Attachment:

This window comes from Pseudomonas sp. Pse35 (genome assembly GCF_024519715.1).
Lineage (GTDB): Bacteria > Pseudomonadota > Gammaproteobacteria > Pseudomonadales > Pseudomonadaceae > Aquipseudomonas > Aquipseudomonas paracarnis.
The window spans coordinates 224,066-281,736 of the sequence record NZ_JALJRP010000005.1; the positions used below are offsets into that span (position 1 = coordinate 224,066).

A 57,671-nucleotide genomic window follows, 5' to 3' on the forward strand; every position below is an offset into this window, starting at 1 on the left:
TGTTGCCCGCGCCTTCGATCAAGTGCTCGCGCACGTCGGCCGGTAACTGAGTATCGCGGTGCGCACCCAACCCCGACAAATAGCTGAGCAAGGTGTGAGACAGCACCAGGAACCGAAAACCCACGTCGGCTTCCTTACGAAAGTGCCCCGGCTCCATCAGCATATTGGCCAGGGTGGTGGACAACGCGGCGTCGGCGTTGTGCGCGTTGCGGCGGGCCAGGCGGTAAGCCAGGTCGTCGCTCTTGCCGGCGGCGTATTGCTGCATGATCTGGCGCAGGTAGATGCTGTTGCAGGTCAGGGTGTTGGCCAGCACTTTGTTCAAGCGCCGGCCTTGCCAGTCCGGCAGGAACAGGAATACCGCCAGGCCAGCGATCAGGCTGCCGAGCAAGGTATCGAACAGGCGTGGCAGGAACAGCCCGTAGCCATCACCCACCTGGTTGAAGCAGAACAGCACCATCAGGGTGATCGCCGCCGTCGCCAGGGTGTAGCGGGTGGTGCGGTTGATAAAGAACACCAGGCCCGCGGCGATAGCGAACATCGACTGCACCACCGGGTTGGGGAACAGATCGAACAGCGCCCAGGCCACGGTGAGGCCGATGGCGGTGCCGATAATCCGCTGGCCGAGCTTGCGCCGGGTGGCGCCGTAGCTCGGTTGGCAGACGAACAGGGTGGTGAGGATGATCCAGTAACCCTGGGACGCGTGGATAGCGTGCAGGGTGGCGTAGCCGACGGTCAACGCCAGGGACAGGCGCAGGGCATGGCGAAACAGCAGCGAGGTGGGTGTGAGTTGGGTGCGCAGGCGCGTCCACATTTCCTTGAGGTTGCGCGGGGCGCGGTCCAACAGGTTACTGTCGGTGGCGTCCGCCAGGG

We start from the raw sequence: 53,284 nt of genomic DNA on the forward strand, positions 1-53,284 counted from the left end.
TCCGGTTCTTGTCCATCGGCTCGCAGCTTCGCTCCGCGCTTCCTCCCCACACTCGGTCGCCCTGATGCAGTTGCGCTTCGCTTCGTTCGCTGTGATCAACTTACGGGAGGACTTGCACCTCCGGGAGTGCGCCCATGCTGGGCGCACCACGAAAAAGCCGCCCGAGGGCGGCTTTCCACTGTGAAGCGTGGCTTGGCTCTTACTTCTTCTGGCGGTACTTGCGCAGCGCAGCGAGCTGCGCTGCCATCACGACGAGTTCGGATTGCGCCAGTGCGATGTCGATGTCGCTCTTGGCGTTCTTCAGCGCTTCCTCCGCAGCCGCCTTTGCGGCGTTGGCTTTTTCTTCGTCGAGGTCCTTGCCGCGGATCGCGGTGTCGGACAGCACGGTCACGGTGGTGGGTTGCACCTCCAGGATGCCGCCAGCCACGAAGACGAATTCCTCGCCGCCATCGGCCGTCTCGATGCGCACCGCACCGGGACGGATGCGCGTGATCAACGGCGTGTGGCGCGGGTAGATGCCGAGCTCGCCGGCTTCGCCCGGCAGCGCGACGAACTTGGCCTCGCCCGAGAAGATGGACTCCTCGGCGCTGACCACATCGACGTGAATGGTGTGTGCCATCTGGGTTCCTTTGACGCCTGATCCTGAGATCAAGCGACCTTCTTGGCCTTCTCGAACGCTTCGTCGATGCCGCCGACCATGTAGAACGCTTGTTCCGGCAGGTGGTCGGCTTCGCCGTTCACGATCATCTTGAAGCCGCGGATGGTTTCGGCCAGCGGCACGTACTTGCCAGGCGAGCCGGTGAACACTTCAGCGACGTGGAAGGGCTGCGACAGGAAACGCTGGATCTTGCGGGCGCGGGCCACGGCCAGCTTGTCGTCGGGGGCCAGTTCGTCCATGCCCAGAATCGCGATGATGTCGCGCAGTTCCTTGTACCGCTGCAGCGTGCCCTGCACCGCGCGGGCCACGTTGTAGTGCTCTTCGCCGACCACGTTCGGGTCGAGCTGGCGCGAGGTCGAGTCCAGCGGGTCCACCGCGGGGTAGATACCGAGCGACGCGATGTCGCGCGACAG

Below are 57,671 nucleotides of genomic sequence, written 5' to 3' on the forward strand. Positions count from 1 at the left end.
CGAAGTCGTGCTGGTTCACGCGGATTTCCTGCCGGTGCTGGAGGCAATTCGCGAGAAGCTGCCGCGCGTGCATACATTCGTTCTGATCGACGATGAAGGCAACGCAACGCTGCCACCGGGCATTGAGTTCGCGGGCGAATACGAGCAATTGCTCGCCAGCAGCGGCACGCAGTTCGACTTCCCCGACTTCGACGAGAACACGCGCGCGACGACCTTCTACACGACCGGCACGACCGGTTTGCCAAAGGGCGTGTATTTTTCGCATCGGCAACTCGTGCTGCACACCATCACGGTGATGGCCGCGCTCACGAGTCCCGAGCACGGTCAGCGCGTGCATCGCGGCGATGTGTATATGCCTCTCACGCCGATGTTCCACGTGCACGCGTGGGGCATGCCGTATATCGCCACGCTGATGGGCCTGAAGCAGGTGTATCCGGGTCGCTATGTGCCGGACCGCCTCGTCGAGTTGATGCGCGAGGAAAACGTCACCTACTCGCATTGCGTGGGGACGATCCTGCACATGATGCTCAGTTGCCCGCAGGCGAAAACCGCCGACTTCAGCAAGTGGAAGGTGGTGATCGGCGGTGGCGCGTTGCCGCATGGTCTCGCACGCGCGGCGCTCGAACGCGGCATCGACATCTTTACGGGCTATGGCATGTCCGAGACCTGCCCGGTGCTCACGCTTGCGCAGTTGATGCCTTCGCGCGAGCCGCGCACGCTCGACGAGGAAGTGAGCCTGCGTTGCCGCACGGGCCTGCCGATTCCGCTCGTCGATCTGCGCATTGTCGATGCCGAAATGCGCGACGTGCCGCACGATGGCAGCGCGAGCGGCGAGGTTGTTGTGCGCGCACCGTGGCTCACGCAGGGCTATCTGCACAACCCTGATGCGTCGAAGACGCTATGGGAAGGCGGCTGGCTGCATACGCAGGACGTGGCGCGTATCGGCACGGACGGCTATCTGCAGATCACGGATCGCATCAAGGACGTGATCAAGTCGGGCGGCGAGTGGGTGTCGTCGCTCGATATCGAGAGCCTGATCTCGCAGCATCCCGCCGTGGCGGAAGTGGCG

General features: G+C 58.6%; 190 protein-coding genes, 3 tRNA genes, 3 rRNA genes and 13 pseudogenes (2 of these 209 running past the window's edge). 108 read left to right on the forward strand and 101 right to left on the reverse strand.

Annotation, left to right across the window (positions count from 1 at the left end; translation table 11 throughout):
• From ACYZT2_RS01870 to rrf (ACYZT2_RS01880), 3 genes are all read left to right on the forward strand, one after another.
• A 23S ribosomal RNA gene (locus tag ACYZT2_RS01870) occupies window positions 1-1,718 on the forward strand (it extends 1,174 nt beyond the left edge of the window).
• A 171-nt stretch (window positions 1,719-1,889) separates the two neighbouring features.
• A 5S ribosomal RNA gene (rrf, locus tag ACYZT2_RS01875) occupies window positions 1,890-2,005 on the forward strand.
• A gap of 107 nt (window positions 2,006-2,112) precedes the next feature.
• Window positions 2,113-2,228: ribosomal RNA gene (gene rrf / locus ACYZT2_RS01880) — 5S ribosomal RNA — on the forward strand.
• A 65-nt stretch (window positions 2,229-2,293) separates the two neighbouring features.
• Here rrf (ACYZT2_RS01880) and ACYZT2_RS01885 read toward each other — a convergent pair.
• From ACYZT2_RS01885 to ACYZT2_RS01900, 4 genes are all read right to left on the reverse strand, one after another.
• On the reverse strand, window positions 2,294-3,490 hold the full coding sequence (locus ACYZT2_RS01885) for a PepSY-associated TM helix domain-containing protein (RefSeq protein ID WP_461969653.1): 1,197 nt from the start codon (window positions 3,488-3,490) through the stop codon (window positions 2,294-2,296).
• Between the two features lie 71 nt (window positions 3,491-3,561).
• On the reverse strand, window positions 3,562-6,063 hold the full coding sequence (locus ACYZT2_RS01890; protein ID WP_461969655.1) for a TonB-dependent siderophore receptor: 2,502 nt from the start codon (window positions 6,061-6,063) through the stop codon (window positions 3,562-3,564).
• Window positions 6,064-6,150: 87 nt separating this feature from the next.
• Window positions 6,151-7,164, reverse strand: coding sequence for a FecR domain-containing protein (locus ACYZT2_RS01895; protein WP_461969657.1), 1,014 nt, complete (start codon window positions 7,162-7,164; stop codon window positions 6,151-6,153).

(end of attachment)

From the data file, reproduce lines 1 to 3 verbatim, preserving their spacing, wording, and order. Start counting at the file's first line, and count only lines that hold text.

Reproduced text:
This window comes from Pseudomonas sp. Pse35 (genome assembly GCF_024519715.1).
Lineage (GTDB): Bacteria > Pseudomonadota > Gammaproteobacteria > Pseudomonadales > Pseudomonadaceae > Aquipseudomonas > Aquipseudomonas paracarnis.
The window spans coordinates 224,066-281,736 of the sequence record NZ_JALJRP010000005.1; the positions used below are offsets into that span (position 1 = coordinate 224,066).